So I’ve been playing around trying to implement the Nubis cloud density model into Unreal. If you’re not familiar with it, it’s an updated version of the Horizon Zero Dawn cloud system, which you can read about here. Andrew Schneider also wrote a chapter in GPU Pro 7 which is here. The Nubis follow up talk can be found here, and some more examples of very similar implementations can be found here and here, and if you look on shadertoy you can see many more examples of similar methods. There is also a gamedev forum thread here in which it is discussed in detail, with Andrew himself weighing in a few times.
The density model itself is quite simple, but I just can’t seem to get good results no matter what I try, and I’ve tried A LOT of variations that I’ve discovered, all to not much avail. I don’t know if anyone else has had any success with it, but I’ll break down some of what I’ve tried and my results, and it would be interesting to know if anyone has got anywhere close. I feel like I’m banging my head against a wall at this point. But this is the breakdown of the basic method covered in the Horizon, Nubis, and GPU pro talks/article.
The first step is to implement Coverage (in this case just some static noise. Generating better coverage maps will come after getting the base shapes right) and a height signal, or height/density function. Ive done this according to the functions specified. You can see in the image below the material setup, their implementation and results, and mine.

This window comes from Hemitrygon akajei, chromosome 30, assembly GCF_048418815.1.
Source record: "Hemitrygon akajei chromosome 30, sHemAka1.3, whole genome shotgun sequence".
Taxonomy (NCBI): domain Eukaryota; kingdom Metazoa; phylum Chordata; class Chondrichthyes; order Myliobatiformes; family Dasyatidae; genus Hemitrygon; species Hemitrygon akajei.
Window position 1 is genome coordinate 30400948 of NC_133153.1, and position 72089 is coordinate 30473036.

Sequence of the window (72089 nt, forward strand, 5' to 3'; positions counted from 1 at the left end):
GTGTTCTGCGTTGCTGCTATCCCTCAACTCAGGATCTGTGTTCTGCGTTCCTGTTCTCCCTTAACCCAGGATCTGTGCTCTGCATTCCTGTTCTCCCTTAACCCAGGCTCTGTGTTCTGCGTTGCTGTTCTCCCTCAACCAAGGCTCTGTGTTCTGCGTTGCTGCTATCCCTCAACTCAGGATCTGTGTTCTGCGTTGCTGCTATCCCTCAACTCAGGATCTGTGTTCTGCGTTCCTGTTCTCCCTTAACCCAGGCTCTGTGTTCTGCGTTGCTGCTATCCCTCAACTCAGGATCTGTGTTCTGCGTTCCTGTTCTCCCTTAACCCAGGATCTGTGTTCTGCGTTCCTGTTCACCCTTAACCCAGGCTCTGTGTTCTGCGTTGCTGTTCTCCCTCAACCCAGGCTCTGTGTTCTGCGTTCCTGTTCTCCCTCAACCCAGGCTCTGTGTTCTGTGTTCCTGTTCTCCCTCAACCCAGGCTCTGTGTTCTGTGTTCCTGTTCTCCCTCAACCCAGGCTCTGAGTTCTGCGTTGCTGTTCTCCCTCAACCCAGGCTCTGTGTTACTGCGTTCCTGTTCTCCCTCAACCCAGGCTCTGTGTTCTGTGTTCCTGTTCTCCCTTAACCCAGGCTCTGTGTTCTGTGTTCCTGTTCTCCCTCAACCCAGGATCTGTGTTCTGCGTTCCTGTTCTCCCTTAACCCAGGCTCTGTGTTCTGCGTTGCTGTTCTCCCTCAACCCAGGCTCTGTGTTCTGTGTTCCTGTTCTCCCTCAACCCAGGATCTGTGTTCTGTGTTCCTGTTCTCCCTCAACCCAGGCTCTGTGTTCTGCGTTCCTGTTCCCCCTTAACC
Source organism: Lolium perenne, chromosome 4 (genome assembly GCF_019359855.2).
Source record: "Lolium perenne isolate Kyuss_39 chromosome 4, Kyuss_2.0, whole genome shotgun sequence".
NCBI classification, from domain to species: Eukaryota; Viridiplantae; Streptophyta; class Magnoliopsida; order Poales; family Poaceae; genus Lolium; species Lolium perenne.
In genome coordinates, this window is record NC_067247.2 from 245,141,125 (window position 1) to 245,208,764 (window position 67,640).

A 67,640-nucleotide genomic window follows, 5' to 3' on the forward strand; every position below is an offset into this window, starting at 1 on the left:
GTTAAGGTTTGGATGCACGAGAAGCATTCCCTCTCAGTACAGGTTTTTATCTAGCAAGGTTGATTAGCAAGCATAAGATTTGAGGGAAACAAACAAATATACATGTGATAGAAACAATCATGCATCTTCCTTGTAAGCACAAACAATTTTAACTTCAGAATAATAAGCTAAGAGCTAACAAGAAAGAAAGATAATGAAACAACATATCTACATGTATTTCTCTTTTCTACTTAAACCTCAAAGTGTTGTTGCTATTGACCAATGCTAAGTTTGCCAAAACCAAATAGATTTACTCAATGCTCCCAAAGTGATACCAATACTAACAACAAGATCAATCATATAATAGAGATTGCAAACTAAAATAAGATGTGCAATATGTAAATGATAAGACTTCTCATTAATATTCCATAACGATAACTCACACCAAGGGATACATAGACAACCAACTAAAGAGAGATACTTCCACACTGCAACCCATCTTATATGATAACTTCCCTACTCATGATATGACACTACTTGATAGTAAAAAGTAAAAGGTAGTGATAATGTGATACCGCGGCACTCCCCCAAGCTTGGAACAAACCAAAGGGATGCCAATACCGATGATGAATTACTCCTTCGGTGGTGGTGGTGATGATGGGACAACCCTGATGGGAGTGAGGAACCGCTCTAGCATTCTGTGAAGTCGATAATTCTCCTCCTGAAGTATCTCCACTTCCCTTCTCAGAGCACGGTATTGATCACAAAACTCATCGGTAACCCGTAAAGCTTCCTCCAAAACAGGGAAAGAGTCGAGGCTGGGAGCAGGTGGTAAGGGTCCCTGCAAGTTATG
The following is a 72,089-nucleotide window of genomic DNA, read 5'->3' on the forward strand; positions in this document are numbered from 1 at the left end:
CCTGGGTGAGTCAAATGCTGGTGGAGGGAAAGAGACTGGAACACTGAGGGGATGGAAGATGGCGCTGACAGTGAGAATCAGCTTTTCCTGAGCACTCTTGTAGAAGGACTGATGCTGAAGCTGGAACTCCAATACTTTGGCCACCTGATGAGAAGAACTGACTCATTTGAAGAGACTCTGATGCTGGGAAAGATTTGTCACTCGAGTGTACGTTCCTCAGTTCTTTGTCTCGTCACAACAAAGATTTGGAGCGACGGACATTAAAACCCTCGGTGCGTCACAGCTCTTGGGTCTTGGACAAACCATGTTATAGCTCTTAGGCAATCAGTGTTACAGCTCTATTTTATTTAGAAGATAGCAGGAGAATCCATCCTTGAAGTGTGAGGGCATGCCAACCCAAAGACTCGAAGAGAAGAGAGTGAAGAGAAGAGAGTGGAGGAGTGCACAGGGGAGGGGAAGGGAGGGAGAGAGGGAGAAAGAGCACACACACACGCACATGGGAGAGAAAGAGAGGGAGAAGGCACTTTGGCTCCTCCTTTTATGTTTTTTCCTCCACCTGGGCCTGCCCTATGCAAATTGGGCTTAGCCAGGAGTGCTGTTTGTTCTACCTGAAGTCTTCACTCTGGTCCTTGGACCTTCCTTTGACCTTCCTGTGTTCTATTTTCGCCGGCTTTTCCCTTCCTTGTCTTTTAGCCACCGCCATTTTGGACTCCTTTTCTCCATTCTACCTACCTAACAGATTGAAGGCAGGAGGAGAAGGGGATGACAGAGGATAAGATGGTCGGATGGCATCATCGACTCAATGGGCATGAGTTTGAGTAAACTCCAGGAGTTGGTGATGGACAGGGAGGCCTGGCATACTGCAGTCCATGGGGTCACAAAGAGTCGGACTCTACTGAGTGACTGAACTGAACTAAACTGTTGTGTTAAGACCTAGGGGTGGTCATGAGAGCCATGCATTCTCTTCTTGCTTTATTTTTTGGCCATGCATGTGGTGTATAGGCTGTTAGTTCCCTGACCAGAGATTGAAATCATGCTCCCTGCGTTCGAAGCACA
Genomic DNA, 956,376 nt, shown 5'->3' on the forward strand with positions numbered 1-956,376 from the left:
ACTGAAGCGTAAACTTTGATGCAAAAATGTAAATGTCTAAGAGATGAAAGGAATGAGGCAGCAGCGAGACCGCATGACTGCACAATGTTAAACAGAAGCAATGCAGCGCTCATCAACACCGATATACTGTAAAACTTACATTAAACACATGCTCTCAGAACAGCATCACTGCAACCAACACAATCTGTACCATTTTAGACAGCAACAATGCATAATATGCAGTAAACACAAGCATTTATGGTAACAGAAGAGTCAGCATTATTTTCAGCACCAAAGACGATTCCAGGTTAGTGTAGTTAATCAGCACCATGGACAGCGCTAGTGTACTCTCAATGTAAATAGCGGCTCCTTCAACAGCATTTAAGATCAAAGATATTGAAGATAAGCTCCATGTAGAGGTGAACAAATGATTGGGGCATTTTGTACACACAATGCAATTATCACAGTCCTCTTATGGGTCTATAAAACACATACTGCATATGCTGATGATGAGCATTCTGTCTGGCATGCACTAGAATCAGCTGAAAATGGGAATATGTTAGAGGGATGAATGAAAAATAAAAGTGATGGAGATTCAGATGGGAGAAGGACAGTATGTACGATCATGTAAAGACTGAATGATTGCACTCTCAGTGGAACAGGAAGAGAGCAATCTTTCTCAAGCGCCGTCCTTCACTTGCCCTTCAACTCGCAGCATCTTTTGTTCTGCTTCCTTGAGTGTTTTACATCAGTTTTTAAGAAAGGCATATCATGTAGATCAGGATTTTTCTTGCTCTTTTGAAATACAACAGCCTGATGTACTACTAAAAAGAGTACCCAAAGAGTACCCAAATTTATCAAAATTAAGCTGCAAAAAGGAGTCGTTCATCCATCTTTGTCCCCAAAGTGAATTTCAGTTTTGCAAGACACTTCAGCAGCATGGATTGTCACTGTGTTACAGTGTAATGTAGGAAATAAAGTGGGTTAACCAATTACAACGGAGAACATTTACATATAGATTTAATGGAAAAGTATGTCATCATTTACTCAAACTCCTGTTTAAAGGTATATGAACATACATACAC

As you can see, that all works as expected, no problems there. The problem arises when adding the noise to it. All implementations of this rely on the same principal; to construct a noise FBM using a remap, then remapping the resulting noise * height signal, using coverage. In the next image you can again see the material implementation and the original code from the GPU Pro 7 chapter.
This results however in almost no visual change as the remap function will never take density away from the cloud (which is the point), but this means we’re left with essentially what we had before? If we don’t negate the low input in the remap, then we take more noise away, but this is incorrect. This Image just shows mapping the red line to the green line (result in blue) with different low inputs. It’s a neat way to see what these remap functions are doing.
This is the resulting clouds from using 1 – x (non-negated) and -(1 – x)
As you can see, the proposed method has no visual effect, and the non-negated result creates non-homogenous cloud shapes, which are not what we want. I’m using the perlin-worley noise included with the volumetrics plugin, but I’ve tried many other noise textures with the same result.
I’ve tried so many implementations of this now it’s crazy, including just writing the entire shader in HLSL (which obviously made no difference) and it never looks even close to the other examples I’ve seen. I might be missing something really obvious here, but if anyone has any insight into this I’d love to hear it. There are of course many other ways to get nice looking clouds, but this seems such a simple and elegant solution and it’s now my mission to try and solve this.
Thanks for reading, and I hope someone can crack this one!